Though the club ultimately discontinued that process, procedures remained pretty formal for a time. Anne Brandt, its current treasurer and a member for 40 years, notes that even though she was an accomplished gardener when she joined, club representatives were sent to assess her private gardens before her membership was approved. “I know they used to wear white gloves at meetings, but I think that had passed by the time I joined,” she says. “But those were still pretty fancy events, with silver tea services and such.” As Ottenbreit puts it, “The byword was elegance.”

Club-sponsored flower shows were also common over the years and initially held in the upstairs ballroom of the Cove’s 18th-century Pardee-Morris House. “Those used to scare the death out of newer participants because the senior members were very competitive,” Ottenbreit recalls. Though there haven’t been any such shows since the pandemic, the records I saw of relatively recent events indicated that they still uphold some pretty strict rules and standards. For a 2009 show titled “Down by the Sea,” participants were charged to submit designs in one or more thematic divisions—“Sailing the Ocean Blue,” “Red Sky at Night,” “Rainbow on the Horizon” and “Sunny Picnic at the Beach”—and judged not only on the conformance, artistic conception, expression and distinction of their designs but also the “culture perfection,” condition, distinction and proper identification of the horticultural specimens used.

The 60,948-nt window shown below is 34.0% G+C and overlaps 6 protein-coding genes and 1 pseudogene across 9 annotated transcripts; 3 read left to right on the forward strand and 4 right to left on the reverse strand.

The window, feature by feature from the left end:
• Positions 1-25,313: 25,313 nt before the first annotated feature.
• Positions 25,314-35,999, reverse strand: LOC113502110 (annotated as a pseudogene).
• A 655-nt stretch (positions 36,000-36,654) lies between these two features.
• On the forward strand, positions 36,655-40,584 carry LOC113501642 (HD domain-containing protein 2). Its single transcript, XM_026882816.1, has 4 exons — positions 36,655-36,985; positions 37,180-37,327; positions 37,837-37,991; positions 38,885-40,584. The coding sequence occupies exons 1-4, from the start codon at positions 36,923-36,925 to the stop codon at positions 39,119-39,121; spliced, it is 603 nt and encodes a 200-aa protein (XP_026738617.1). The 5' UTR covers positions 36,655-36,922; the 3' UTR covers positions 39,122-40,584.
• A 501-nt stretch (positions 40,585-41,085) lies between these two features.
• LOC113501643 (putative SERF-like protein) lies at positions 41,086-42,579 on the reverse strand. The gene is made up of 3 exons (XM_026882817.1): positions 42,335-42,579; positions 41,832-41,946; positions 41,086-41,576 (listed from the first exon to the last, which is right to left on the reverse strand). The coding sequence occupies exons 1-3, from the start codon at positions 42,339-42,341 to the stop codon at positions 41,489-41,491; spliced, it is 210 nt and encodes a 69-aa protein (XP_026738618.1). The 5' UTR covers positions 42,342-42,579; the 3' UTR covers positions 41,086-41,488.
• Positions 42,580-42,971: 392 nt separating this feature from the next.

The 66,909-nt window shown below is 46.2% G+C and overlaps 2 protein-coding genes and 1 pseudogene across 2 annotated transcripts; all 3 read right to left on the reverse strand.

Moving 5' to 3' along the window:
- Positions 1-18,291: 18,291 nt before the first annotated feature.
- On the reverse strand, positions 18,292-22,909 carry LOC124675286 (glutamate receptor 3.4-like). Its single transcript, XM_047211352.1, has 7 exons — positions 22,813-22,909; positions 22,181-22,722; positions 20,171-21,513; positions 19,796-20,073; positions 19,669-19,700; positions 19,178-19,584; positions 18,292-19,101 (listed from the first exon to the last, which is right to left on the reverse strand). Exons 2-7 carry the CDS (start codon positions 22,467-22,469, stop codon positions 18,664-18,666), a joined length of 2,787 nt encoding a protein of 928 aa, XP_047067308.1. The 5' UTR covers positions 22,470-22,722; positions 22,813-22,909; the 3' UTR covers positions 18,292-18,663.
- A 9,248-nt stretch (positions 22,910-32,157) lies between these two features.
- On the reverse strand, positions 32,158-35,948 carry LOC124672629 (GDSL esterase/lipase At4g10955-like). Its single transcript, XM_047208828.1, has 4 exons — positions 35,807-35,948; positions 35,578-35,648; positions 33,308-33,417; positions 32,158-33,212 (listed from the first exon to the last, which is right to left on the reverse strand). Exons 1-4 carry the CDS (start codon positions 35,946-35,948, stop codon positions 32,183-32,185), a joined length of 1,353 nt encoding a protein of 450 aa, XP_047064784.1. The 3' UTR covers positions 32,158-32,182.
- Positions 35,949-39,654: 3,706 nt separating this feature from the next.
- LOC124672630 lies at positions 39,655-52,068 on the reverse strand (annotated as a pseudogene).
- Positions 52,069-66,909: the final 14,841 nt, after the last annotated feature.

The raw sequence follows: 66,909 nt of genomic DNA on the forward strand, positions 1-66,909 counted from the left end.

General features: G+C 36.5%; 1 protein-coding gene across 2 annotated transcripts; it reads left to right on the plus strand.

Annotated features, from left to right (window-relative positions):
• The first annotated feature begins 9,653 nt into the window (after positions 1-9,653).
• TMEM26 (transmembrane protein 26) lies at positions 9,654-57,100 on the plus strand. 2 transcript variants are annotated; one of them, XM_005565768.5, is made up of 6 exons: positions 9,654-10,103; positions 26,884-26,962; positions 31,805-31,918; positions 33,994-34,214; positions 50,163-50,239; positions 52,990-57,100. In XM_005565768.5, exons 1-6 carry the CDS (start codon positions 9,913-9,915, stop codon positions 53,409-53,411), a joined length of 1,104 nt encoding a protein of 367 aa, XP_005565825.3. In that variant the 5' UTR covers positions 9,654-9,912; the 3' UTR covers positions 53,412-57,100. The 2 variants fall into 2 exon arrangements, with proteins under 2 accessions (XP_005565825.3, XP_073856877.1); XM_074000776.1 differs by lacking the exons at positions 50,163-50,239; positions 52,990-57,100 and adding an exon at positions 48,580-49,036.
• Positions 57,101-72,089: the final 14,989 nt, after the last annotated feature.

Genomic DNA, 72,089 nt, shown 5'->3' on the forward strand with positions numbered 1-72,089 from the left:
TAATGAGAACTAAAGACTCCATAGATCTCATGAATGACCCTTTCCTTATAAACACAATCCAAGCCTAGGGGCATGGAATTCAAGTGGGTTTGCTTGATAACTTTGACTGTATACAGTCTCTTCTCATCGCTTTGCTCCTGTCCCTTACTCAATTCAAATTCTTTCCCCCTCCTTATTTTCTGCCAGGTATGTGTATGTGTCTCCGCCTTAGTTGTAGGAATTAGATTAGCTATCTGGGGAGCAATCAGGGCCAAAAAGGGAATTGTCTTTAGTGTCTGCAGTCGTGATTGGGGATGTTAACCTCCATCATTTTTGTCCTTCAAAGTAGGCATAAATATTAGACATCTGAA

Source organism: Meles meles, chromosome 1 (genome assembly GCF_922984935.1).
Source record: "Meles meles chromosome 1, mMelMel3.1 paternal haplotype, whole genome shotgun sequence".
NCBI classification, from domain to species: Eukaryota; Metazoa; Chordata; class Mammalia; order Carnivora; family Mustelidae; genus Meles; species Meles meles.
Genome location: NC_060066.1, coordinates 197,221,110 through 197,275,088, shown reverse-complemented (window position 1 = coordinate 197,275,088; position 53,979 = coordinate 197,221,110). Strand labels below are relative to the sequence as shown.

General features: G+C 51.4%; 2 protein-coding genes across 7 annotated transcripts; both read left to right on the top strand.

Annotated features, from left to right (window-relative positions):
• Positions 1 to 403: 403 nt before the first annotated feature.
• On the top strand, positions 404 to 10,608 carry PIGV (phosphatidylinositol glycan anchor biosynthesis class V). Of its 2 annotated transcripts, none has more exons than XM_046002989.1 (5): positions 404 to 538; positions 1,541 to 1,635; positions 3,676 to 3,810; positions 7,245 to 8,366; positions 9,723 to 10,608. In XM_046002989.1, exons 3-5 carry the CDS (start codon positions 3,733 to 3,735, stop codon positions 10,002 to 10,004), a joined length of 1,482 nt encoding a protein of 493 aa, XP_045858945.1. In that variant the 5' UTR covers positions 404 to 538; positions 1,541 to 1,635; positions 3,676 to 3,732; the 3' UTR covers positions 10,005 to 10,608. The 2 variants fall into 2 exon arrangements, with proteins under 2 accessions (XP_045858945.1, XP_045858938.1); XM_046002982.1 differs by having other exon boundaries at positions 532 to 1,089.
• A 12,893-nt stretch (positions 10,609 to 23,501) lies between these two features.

These days, the club’s goals lean more toward enlightenment than competition. Co-president Carla Farrell still marvels at the Philadelphia Flower Show the group attended in February 2020, which featured a walk-in butterfly exhibit, fairy gardens, waterfalls made with PVC pipes and an elaborate white floral display meant to represent Jacqueline Kennedy’s wedding gown. “The whole event was just exhilarating,” she says. “I kept thinking, ‘We could do this,’ but of course you’d need the right location and special tools.”

Others have been similarly awed by road trips to the New York Botanical Gardens and the Roger Williams Park Botanical Center in Providence, R.I., but they’ve also gained inspiration from sources closer to home, such as Hartford’s Elizabeth Park Rose Gardens and Litchfield’s White Flower Farm. Workshops on subjects from landscaping to soil preparation have been augmented by a robust speaker program, which has welcomed experts including landscape designer Leslie Martino from Northford’s Natureworks Horticultural Services, whose presentation on utilizing outdoor plants in Christmas decorations was a big hit. “She taught us about elements you normally wouldn’t think of twice in creating arrangements,” Louise Simeone says.